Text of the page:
Everything she does, she does alone. Marineland’s Kiska has been called the ‘loneliest killer whale in the world’, and shows signs of distress

Demers, the critic, said the difference this time around is the accessibility of smartphones that allow anyone to search the animals under the park’s care. It is not unusual, he said, for people to send him videos they have taken. This year, Demers decided to share some of them.

Demers said in a telephone interview in October that the images have gained “enormous” traction. As of this writing, the images of Kiska Demers posted on Twitter in September have been viewed nearly 800,000 times. On YouTube, the videos have amassed nearly 200,000 views. The message, Demers added, is clear: “They want it removed.”

People holding protest signs with words like Torture Tanks, Making time from 79 Free Kiska, Whale Cemetery and More Attractions No Animals, line the street in front of Marineland.

Protesters lined the street in front of Marineland in Niagara Falls this summer to protest against the captivity of animals. Julie Jocsak / TorStar

But is #FreeKiska feasible? Marineland has publicly opposed moving the orca, arguing that doing so could kill it. So what do you do with a 45-year-old killer whale?

At this point, a debate breaks out, and Kiska’s defenders argue that she should be moved to a coastal sanctuary. A group fighting for the release of captive cetaceans has come up with plans for a seaside sanctuary and hopes to one day care for it in its natural habitat, but there is a long way to go before it is completed and fully approved. Burns, Marineland’s attorney, contends that there is currently no such facility anywhere in the world. Certainly, at this time there is no sanctuary in Canada that is ready to embrace it.

Organizations like the Whale Sanctuary Project (WSP) are looking to change that. Lori Marino, a neuroscientist who studies the brain of cetaceans and appeared in the documentary “Blackfish,” is co-founder and president of the project. The sanctuary, he said, could offer a safe haven for Kiska. While the project is still in the permitting process and faces funding hurdles, several experts Star interviewed agreed that it would be the best case for her if it could be completed.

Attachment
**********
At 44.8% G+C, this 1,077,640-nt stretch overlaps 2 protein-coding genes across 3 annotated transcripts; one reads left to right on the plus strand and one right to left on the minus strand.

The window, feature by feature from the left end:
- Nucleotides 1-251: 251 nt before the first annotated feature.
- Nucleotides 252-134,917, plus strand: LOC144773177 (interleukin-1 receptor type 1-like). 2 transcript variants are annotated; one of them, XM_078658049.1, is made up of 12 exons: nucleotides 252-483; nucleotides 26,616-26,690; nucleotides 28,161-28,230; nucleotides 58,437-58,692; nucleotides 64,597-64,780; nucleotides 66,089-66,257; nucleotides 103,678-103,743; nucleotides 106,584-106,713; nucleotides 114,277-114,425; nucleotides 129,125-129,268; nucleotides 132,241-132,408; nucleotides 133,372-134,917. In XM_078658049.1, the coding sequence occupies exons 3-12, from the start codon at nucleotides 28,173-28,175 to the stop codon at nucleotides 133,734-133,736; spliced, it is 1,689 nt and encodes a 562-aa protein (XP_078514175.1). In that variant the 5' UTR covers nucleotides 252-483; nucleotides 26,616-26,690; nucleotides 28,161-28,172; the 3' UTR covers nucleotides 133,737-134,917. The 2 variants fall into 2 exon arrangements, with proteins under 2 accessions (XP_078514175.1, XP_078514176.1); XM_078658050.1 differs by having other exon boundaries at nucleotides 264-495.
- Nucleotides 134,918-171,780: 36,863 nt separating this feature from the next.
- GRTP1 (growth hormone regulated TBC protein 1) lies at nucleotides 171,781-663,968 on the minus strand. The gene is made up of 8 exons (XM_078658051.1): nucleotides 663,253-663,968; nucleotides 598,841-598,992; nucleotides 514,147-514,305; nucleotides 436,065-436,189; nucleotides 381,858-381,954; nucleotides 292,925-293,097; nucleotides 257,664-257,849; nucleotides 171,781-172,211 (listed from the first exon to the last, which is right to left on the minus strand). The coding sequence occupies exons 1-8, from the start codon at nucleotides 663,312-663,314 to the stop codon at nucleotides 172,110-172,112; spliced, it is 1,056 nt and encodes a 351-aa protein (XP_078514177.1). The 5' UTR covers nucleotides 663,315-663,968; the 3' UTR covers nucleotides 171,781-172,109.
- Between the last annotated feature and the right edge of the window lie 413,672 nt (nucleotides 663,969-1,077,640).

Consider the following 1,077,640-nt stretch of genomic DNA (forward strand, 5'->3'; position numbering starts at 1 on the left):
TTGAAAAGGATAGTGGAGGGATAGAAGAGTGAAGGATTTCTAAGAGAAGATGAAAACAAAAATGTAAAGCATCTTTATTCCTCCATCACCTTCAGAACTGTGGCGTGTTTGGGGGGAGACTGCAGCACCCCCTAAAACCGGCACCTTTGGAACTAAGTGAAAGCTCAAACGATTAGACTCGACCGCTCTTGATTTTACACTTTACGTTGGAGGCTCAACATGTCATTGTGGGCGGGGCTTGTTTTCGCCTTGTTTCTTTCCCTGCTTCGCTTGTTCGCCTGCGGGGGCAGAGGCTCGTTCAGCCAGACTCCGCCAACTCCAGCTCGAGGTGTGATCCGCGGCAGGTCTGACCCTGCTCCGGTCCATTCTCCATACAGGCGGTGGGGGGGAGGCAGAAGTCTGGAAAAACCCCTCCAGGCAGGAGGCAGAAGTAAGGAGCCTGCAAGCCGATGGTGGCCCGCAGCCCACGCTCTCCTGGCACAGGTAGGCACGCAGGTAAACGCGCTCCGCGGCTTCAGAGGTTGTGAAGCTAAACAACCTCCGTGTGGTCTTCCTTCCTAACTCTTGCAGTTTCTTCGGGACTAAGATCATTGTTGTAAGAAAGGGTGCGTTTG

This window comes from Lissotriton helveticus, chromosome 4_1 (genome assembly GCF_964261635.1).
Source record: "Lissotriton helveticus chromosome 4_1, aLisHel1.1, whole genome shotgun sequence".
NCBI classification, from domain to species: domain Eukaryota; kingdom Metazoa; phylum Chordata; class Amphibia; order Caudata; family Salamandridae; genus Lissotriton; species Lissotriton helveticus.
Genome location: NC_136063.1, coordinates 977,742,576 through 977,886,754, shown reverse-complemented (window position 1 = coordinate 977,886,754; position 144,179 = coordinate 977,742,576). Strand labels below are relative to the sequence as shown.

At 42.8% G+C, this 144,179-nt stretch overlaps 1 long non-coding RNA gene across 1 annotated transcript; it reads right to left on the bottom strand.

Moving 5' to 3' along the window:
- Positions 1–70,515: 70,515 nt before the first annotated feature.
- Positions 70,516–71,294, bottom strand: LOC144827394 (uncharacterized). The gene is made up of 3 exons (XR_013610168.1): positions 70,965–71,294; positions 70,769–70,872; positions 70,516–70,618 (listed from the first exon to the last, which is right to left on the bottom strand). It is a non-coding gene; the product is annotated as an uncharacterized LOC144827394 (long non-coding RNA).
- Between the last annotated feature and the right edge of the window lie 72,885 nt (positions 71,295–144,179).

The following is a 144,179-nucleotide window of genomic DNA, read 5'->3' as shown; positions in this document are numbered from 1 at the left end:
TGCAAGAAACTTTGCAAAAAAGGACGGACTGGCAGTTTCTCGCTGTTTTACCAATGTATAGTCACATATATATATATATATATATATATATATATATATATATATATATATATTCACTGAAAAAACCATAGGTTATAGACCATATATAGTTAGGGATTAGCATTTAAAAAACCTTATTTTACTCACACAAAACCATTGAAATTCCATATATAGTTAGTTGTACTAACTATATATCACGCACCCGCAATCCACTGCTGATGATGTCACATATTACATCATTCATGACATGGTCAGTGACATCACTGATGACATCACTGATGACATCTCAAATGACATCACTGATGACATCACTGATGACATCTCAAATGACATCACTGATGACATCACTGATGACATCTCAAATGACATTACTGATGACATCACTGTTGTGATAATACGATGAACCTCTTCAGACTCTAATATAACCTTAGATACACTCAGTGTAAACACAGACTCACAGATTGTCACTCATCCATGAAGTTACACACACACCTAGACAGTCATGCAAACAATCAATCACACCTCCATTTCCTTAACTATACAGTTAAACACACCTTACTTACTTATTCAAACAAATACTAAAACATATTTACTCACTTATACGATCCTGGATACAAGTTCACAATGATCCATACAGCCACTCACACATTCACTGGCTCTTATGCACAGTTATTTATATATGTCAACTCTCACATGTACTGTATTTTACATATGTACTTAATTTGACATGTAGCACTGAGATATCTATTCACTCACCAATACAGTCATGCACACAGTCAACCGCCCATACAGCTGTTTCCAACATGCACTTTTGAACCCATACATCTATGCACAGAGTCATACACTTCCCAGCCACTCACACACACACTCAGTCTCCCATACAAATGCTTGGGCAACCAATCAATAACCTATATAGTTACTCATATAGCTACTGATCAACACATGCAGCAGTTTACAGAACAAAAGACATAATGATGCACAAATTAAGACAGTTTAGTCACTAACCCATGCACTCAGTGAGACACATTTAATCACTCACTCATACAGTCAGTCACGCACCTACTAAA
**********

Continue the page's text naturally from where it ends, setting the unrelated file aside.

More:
On its website, a blog post written by WSP CEO Charles Vinick says that the organization is “confident that (by) working with Marineland or the government or both, we can find a solution so that she can start a new life in a natural environment. “

A wide expanse of water with an island and the coast in the distance.

The Whale Sanctuary Project, located off the coast of Nova Scotia, expects the facility to be operational by late 2022 or early 2023. A visitor center for the future site opened in October. Courtesy of the Whale Sanctuary Project

The project would see 100 acres sectioned off the Nova Scotia coast for previously captive cetaceans, with room for up to eight beluga whales and two or three orcas, Marino said. The whales in the sanctuary would not be reintegrated into nature, but would instead be cared for by an on-site veterinary team that would carry out health checks on the animals. The space would add an enrichment that captive cetaceans do not currently have, he added: access to their natural habitat.

When asked to comment on a possible dialogue between Marineland and the WSP, the park did not respond. Marineland has previously expressed her fear of relocating Kiska, writing in a 2015 press release that relocating her to a “substandard facility run by well-meaning but extremely incompetent extremists is simply cruel to her, disorienting, and will undoubtedly kill.” her. “Marineland also noted the presence of pathogens in seawater and her” old age “as a risk.

Shot in the head of Phil Demers

Phil Demers

Former Marineland staff

What is best for Kiska is still unknown. “

Proponents of the project have called for an independent and objective panel of scientists, veterinarians and animal welfare experts who can evaluate Kiska and see if she could withstand a move to shore. Marineland and other parks often move their animals around the world with success, says Giles, the wild killer whale researcher. “What is best for Kiska is still unknown, because professionals outside of Marineland must make a proper assessment and determination of what is best for her,” Demers said.

The Whale Sanctuary Project expects to see the facility operational by late 2022 or early 2023. A visitor center for the future site opened in October.

In a perfect world, Visser said, Kiska should head to the shrine. There is a problem, he added. This is not a perfect world.



Reference-www.thestar.com

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